Asian policymakers are adamant that they will do whatever it takes to fight financial instability with their own devices rather than seeking the support of the International Monetary Fund as they were forced to do in the 1997 Asian financial crisis. Asia will strive to fight instability.
The memory of that shock is still vivid in the region and mistrust endures despite some rapprochement in recent years.
But, without more financial firepower and cooperation involving countries as different as China, Japan and Indonesia, the region will struggle to rely on its own resources, let alone free itself from the IMF. Asia will strive to fight instability.
Holding this year's annual meetings of the International Monetary Fund and the World Bank in Indonesia was symbolic. Twenty years ago, in the Asian financial crisis, Indonesia was among the countries which had to turn to the IMF.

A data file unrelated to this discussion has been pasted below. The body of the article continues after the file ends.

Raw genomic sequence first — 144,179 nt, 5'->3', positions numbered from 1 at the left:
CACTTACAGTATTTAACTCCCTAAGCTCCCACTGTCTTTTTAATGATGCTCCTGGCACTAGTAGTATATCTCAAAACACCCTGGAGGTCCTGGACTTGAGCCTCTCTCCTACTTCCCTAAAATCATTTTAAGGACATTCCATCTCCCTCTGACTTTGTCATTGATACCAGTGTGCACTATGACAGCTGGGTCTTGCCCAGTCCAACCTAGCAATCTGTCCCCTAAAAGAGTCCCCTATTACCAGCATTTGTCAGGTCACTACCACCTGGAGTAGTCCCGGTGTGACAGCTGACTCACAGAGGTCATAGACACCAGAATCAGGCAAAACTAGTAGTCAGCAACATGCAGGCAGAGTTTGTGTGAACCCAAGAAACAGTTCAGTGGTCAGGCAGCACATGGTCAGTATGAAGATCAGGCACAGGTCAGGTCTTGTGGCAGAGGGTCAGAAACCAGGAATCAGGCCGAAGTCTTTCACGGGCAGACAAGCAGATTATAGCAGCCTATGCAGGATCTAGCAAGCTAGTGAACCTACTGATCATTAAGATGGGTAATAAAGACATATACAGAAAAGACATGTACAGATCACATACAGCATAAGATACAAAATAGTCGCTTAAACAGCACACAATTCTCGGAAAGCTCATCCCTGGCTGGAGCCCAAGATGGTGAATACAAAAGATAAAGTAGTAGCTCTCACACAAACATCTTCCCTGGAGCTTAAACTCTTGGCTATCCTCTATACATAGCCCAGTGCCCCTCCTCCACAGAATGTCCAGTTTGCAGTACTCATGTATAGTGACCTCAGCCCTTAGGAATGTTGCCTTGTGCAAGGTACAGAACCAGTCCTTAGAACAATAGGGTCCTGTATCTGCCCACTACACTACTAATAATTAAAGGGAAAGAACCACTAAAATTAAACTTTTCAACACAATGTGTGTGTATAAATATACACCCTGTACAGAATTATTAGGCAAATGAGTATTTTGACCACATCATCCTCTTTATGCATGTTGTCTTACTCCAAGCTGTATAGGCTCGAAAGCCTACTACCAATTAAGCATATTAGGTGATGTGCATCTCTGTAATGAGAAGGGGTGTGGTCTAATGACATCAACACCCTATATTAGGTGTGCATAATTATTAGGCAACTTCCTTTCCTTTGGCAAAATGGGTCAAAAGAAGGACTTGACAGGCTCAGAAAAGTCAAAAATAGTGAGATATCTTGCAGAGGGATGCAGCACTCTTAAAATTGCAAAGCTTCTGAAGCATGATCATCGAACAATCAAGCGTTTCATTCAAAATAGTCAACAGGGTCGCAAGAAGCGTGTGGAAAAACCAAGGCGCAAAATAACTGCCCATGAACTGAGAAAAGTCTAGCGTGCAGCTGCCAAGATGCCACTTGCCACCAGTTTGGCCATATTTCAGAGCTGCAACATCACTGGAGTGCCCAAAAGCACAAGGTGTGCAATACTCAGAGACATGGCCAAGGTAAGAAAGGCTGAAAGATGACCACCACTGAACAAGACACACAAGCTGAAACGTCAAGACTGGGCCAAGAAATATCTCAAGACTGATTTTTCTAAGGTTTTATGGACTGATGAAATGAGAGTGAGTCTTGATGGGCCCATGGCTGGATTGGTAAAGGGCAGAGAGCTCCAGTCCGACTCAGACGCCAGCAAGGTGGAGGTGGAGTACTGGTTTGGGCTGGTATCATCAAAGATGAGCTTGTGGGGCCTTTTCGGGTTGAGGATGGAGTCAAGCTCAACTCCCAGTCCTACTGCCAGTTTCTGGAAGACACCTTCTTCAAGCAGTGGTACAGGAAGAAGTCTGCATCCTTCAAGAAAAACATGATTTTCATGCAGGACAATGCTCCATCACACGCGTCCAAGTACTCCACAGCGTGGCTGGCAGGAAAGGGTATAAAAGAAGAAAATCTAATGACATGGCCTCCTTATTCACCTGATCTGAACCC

Now it is seen as a successful economy and a credible member of the international community. Finance Minister Mulyani Indrawati is a strong candidate to take over the fund's leadership in 2021 -- and if this happens, she will be the first managing director from a developing country.
Indonesia epitomizes the trajectory of the emerging markets over the last two decades. These countries have driven almost two-thirds of the world's growth in gross domestic product since 1997. Their share of the total world economy, in purchasing power parity, is now 60%, against 43%. Emerging Asia, and China in particular, has been the major contributor.
In principle, Asia has a support instrument of its own -- the Chiang Mai Initiative Multilateralization (CMIM), a multilateral currency swap agreement between ASEAN plus China, Japan and South Korea, set up in 2010. Asia will strive to fight instability.
(source: Nikkei Asia Review)